Stimey said...

I know just what you mean. This community we have here is more than just that of a writer to readers. Although I do not know most of my virtual community, I love them. And their successes and failures and loves and losses have a huge effect on me. This type of writing brings us close together and that is a very powerful thing.

mommy~dearest said...

My heart goes out to Evan's family, and to you.

Yes, there is a strong bond that we feel with our blogging friends- they're a part of our lives through the experiences we write about. I feel very close (though never have met) to a handful of writers/bloggers- Ugh- it's just not coming out as eloquently as you put it!

You know what I mean. :)

SpooWriter said...

I think it is your story to tell...because what you're telling is how Evan affected you, which obviously is different than how Evan affected his family.

But different doesn't necessarily mean less.

Also, I think talking about it like this, when Vicki can come back and look whenever she feels she is able, will be a comfort for her when she is ready.

I remember feeling very...weird...when my dad died. People expressed sympathy, and I knew they meant it, but I never had a chance to process it and come back with a response other than a pat "thank you."

Putting it in writing like this gives her that time -- to process and to reply, or not.

Hope that made sounded better in my head.

Thank you for the lovely comment, by the way. I've been trying to comment more, and this seems to have spurred me on.

@niksmom: Grammar is one of my "things" -- you got "affected" right. :-)

Anonymous said...

i read what you write with great... not quite eagerness, but i always know it will be not just well-written, but you fill me with much admiration, for what you describe. as far as the difference between online relationships and "real" life...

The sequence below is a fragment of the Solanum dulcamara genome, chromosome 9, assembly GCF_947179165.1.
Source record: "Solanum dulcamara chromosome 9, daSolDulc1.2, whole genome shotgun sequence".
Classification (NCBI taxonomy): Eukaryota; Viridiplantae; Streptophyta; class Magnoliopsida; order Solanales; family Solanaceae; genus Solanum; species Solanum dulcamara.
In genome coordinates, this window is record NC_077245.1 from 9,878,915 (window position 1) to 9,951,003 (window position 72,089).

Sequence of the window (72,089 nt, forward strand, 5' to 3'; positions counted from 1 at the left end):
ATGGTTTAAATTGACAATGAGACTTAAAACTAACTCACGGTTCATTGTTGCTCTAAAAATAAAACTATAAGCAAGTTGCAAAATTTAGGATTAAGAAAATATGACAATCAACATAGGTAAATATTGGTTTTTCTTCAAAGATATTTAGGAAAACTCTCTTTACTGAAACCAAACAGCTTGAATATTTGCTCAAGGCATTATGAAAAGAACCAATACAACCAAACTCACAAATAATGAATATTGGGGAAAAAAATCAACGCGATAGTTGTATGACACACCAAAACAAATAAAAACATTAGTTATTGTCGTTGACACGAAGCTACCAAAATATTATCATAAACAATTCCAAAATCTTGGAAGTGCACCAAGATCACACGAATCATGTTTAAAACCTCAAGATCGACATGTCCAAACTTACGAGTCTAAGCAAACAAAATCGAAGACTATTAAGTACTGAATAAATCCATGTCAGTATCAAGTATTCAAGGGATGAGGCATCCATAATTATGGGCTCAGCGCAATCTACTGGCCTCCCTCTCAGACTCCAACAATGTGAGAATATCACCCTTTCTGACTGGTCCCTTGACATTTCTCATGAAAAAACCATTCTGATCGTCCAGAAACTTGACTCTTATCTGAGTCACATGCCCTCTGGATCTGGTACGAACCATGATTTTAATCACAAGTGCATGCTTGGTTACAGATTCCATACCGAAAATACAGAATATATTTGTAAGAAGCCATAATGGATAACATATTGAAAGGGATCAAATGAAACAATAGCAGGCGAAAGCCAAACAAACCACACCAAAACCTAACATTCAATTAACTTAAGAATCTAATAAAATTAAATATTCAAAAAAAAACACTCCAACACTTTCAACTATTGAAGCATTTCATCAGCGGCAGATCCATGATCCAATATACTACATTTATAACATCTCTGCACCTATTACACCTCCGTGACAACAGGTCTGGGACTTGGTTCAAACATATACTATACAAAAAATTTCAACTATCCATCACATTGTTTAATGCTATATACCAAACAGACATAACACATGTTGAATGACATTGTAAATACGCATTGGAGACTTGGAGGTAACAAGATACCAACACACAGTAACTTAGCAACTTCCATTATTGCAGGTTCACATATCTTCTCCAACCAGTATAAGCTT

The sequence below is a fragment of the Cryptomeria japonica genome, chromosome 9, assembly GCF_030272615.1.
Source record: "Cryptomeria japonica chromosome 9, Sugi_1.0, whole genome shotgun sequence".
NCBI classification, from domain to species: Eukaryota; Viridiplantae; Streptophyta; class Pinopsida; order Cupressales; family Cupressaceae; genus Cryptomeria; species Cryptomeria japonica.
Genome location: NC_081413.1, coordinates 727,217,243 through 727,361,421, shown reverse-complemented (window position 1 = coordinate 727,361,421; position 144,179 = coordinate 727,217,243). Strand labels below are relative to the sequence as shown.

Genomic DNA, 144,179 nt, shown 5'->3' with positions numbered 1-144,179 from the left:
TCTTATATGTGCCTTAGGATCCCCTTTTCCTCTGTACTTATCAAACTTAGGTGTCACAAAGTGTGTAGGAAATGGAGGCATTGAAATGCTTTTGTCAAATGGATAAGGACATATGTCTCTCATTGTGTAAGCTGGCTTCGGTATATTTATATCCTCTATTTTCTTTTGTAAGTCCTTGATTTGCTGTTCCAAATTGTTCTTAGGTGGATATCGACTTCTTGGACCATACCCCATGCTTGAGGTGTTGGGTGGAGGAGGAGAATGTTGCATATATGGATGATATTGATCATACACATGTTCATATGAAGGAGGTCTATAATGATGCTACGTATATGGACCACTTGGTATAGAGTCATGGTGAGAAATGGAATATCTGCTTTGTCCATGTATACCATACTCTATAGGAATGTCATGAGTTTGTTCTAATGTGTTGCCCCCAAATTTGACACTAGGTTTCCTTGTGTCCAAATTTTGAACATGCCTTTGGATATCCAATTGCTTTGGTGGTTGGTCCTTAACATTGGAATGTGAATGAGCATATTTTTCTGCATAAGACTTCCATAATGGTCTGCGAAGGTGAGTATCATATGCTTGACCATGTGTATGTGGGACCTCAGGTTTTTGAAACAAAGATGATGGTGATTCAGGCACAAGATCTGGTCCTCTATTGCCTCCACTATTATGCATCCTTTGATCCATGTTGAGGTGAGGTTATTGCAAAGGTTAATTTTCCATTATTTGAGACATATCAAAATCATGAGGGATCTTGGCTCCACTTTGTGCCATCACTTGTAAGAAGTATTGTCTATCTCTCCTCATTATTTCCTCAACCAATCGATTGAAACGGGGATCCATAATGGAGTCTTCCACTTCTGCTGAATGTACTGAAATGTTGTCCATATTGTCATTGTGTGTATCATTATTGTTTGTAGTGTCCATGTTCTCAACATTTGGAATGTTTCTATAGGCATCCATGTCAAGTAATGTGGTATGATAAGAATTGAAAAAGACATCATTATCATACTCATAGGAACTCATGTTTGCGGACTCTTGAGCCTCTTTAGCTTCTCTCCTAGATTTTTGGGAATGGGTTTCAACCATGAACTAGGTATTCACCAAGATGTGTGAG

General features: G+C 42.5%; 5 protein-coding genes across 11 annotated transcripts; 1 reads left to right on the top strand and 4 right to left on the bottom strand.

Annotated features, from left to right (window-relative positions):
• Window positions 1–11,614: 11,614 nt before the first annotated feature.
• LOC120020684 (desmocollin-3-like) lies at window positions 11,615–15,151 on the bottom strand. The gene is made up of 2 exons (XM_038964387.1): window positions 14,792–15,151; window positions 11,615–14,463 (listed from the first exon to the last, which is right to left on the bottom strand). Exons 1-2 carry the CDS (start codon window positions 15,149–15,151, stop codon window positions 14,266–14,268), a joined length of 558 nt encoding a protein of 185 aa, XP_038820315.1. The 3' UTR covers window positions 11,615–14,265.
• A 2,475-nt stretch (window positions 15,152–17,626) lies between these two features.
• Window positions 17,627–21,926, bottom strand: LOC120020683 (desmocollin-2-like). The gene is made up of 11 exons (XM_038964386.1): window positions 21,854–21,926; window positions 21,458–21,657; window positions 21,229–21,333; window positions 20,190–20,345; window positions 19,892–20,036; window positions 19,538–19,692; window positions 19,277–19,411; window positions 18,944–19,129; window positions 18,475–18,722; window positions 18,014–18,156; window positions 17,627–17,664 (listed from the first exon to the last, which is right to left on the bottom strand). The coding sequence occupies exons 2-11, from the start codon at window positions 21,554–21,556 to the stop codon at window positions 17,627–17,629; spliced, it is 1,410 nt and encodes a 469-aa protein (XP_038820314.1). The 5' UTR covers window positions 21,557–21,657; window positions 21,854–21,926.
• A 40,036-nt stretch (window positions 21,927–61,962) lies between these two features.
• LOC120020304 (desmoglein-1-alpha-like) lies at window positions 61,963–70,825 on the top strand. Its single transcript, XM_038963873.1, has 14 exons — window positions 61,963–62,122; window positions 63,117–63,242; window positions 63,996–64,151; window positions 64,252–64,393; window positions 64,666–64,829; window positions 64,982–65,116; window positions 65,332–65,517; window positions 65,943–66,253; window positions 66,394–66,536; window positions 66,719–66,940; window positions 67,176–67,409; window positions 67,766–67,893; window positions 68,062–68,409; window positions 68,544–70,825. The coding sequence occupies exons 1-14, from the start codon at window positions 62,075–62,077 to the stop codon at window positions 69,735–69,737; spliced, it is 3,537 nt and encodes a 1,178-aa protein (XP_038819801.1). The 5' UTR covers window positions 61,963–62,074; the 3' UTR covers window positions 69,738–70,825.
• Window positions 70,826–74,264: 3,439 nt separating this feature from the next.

interesting thing about that. for me, for instance, having asperger's, i function beautifully online but am a disaster in person. so i tend to communicate with the people i care about largely thru email and our respective websites. so i don't feel quite as much a difference between online communication and RL as possibly others might.

also, i just handcrafted a present for another mother i know who has a son with asperger's, around the same age as bud. i've never met her son before, though i have met the mother. he fell so in love with the gift, his mother wrote me and said how much she loved it, and how much her son loved it... i dunno, that's kind of between virtual reality and the "real" world, is it not? few things in life are black and white, though if things are rough any human is going to want to cling to a black and white polarity.

given you keep your name and website anonymous, i could never communicate with you in person, or send you something, etc, whatever "real" people would do, and so this is largely a one-way communication, me, and many others, reading what you write. but i would be highly surprised, if you were ever to post a real-life call for help, asking for people to come to your aid... i would be highly surprised if you wouldn't have a crowd of real life people at your door, people who counted, people who really cared, and some of those people just very well develop into a real life support network. not that you need it, but we are real. =)